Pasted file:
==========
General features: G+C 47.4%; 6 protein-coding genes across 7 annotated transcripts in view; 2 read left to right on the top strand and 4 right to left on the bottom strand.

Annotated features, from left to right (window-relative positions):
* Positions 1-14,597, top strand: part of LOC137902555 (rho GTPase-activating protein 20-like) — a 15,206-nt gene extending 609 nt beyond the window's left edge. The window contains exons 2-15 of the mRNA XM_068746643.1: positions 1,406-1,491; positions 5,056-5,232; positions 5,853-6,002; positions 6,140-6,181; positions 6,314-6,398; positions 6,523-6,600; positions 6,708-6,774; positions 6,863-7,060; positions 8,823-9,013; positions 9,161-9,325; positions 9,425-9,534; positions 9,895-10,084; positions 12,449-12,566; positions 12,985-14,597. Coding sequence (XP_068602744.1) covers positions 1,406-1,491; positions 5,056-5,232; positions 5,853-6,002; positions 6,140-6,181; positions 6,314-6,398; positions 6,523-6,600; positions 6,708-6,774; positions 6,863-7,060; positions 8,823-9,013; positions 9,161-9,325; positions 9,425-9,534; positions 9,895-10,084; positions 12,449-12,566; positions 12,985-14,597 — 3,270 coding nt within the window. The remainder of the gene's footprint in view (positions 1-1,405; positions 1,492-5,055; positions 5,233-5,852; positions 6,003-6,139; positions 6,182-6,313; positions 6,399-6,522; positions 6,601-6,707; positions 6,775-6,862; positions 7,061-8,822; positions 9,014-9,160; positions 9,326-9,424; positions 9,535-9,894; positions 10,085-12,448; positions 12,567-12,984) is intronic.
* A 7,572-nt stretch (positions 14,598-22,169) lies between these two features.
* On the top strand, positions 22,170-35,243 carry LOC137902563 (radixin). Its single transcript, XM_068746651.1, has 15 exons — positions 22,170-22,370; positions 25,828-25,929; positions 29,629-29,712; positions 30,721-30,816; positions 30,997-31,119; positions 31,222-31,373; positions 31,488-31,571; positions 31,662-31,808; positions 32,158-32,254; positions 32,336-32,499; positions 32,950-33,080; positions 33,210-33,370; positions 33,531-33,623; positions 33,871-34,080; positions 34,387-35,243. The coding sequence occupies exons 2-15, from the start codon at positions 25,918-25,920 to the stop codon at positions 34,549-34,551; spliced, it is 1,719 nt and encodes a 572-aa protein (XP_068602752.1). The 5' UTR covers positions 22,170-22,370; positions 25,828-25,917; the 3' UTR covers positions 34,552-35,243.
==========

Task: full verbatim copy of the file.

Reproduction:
General features: G+C 47.4%; 6 protein-coding genes across 7 annotated transcripts in view; 2 read left to right on the top strand and 4 right to left on the bottom strand.

Annotated features, from left to right (window-relative positions):
* Positions 1-14,597, top strand: part of LOC137902555 (rho GTPase-activating protein 20-like) — a 15,206-nt gene extending 609 nt beyond the window's left edge. The window contains exons 2-15 of the mRNA XM_068746643.1: positions 1,406-1,491; positions 5,056-5,232; positions 5,853-6,002; positions 6,140-6,181; positions 6,314-6,398; positions 6,523-6,600; positions 6,708-6,774; positions 6,863-7,060; positions 8,823-9,013; positions 9,161-9,325; positions 9,425-9,534; positions 9,895-10,084; positions 12,449-12,566; positions 12,985-14,597. Coding sequence (XP_068602744.1) covers positions 1,406-1,491; positions 5,056-5,232; positions 5,853-6,002; positions 6,140-6,181; positions 6,314-6,398; positions 6,523-6,600; positions 6,708-6,774; positions 6,863-7,060; positions 8,823-9,013; positions 9,161-9,325; positions 9,425-9,534; positions 9,895-10,084; positions 12,449-12,566; positions 12,985-14,597 — 3,270 coding nt within the window. The remainder of the gene's footprint in view (positions 1-1,405; positions 1,492-5,055; positions 5,233-5,852; positions 6,003-6,139; positions 6,182-6,313; positions 6,399-6,522; positions 6,601-6,707; positions 6,775-6,862; positions 7,061-8,822; positions 9,014-9,160; positions 9,326-9,424; positions 9,535-9,894; positions 10,085-12,448; positions 12,567-12,984) is intronic.
* A 7,572-nt stretch (positions 14,598-22,169) lies between these two features.
* On the top strand, positions 22,170-35,243 carry LOC137902563 (radixin). Its single transcript, XM_068746651.1, has 15 exons — positions 22,170-22,370; positions 25,828-25,929; positions 29,629-29,712; positions 30,721-30,816; positions 30,997-31,119; positions 31,222-31,373; positions 31,488-31,571; positions 31,662-31,808; positions 32,158-32,254; positions 32,336-32,499; positions 32,950-33,080; positions 33,210-33,370; positions 33,531-33,623; positions 33,871-34,080; positions 34,387-35,243. The coding sequence occupies exons 2-15, from the start codon at positions 25,918-25,920 to the stop codon at positions 34,549-34,551; spliced, it is 1,719 nt and encodes a 572-aa protein (XP_068602752.1). The 5' UTR covers positions 22,170-22,370; positions 25,828-25,917; the 3' UTR covers positions 34,552-35,243.